Multichannel sound

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In general, we deal with stereo sound, i.e. we use two speakers and pan between them. Sometimes it's nice to work with four or more speakers though, and enjoy that surround sound experience.

We set up for multichannel sound in a similar way to how we do separate audio outputs. With separate outputs we are probably sending multiple stereo outputs though, whereas with multichannel sound we generally send one output, but with multiple channels.

Here's an example supercollider startup file, for panning across four channels:

 (
   s.options.numBuffers = 1024 * 256;
   s.options.memSize = 8192 * 16;
   s.options.maxNodes = 1024 * 32;
   s.options.numOutputBusChannels = 4; // total number of channels output 
   s.options.numInputBusChannels = 2;
   s.waitForBoot {
       ~dirt = SuperDirt(4, s); // pan across four channels
       ~dirt.loadSoundFiles;

~dirt.start(57120, [0, 0, 0, 0, 0, 0]);

   };
   s.latency = 0.3;
 );

Have a look at SuperDirt's documentation for more details, in particular the example superdirt_startup.scd file.

This line sets the number of output channels coming from supercollider:

   s.options.numOutputBusChannels = 4; // total number of channels output 

This sets the number of channels to pan across. For multichannel sound, this will generally be the same number as above.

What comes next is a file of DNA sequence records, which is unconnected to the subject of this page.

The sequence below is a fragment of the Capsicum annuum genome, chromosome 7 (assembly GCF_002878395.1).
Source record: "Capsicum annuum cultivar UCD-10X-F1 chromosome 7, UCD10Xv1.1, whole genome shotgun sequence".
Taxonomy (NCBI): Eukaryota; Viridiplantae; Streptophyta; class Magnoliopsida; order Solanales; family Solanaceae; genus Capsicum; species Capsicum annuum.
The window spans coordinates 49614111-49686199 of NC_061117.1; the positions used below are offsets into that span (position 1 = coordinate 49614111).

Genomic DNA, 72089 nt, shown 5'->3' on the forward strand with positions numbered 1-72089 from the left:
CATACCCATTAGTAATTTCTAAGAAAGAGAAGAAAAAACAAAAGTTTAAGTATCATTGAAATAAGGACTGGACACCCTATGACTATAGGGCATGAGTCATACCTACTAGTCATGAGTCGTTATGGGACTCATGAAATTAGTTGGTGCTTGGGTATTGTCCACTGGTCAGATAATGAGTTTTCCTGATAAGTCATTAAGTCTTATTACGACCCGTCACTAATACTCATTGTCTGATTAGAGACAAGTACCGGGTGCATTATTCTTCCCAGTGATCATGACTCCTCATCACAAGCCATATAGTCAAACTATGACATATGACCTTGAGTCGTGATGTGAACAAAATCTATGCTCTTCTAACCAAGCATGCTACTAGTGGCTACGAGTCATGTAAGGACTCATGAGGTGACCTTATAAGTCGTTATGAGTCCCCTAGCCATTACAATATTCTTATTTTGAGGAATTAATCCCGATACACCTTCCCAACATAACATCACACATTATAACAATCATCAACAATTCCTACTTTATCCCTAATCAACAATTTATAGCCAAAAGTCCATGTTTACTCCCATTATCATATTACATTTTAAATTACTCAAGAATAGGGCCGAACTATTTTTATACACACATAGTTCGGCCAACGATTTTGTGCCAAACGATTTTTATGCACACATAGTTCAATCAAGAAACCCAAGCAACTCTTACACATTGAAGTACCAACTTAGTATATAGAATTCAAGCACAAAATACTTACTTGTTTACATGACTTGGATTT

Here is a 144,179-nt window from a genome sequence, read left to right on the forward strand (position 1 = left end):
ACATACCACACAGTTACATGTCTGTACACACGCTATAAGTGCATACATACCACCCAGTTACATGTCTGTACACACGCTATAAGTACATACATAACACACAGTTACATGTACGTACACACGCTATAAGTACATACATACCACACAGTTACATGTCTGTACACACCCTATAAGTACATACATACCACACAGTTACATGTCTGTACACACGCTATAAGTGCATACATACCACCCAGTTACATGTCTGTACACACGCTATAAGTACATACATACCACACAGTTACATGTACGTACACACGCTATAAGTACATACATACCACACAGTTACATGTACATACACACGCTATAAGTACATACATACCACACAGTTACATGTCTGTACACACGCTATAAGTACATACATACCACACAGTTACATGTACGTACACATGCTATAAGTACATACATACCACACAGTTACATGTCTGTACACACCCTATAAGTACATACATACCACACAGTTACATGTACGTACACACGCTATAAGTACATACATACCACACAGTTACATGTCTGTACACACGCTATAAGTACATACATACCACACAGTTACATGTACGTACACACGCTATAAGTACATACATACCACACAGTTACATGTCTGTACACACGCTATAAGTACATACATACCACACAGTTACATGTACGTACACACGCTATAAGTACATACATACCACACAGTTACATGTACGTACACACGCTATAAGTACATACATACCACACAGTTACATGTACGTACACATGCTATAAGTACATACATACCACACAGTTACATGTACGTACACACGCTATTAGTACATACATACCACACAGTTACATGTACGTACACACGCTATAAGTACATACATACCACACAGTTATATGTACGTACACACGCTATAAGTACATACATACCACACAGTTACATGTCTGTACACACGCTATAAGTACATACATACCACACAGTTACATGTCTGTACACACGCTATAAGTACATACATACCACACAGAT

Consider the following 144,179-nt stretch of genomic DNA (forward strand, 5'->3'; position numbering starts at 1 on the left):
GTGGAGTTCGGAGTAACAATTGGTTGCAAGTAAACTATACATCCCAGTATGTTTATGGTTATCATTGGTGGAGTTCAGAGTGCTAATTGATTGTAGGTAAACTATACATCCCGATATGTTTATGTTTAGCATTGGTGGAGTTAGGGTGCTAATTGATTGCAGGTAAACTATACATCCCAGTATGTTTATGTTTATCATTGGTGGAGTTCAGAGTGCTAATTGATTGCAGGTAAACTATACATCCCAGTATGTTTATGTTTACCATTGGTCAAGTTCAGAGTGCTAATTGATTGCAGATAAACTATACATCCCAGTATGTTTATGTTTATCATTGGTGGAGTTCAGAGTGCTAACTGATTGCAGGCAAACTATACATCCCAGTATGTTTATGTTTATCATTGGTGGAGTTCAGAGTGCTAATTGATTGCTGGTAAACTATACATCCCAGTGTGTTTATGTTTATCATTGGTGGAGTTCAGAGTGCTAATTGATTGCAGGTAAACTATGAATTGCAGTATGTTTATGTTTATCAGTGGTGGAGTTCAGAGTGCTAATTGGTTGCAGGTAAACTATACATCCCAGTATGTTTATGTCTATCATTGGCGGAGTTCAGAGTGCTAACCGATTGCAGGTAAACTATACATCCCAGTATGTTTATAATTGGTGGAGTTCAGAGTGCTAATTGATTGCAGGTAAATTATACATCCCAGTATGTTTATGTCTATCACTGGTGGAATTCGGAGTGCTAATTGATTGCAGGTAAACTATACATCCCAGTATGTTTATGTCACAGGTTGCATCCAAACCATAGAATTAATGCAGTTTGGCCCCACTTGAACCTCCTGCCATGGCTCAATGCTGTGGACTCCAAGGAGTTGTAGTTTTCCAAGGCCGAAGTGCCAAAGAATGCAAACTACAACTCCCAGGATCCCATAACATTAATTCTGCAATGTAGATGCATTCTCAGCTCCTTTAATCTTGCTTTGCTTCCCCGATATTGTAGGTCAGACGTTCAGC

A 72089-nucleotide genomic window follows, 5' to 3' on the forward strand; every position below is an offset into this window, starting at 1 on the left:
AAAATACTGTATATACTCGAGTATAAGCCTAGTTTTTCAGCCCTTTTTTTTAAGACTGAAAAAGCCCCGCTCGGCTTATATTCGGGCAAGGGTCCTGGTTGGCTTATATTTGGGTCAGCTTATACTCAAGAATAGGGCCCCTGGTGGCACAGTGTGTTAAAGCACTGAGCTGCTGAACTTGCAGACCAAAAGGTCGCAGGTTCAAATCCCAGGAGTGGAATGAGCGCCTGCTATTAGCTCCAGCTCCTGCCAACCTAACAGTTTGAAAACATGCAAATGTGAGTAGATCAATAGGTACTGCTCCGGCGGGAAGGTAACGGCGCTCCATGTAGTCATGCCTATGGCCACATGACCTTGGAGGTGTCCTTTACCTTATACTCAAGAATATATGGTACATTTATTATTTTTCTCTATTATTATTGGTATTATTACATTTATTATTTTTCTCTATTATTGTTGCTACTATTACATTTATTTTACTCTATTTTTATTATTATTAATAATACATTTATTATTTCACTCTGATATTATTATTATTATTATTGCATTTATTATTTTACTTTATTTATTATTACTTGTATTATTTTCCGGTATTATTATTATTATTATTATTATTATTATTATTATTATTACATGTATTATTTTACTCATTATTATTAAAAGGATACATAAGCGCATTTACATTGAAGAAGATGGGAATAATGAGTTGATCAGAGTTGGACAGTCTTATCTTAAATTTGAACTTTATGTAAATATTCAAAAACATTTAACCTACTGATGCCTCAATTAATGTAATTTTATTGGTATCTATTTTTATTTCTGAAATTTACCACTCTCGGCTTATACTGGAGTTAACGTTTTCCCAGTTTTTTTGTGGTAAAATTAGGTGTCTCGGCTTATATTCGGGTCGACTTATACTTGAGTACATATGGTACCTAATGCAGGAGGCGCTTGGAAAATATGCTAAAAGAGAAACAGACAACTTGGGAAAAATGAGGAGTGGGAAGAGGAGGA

~dirt = SuperDirt(4, s); // pan across four channels

Each 0 in the below represents one orbit, giving us six orbits. You probably want to keep these as zeroes, so every orbit starts from the first channel.

   ~dirt.start(57120, [0, 0, 0, 0, 0, 0]);

That's it! You can save this code in your supercollider startup file (which you can find via the supercollider menus) so you don't have to run it manually when you start supercollider.

Then to use it, you can use things like:

d1 $ sound "bd*16" # pan saw

The above will play kick drums in a ring around all the speakers. If you had four speakers, by default they'd be in position 0, 0.25, 0.5 and 0.75. Therefore 0.125 would be halfway between the first two speakers, and 0.875 would be halfway between the first and last speakers. Once you get up to 1, you're back to the first speaker again.

Because 0 and 1 are the same speaker, the jux function doesn't work well (as it will play the original pattern in position 0, and the transformed pattern on pan position 1, which in multichannel sound, are the same speaker. Instead, you can use juxBy 0.5, or jux', which distributes a list of functions across a multichannel ring.

d1 $ juxBy 0.5 rev $ sound "bd cp sn:2 mt*2" # pan saw

d1 $ jux' [id, rev] $ sound "bd cp sn:2 mt*2" # pan saw

d1 $ jux' [id, rev, fast 2] $ sound "bd cp sn:2 mt*2" # pan saw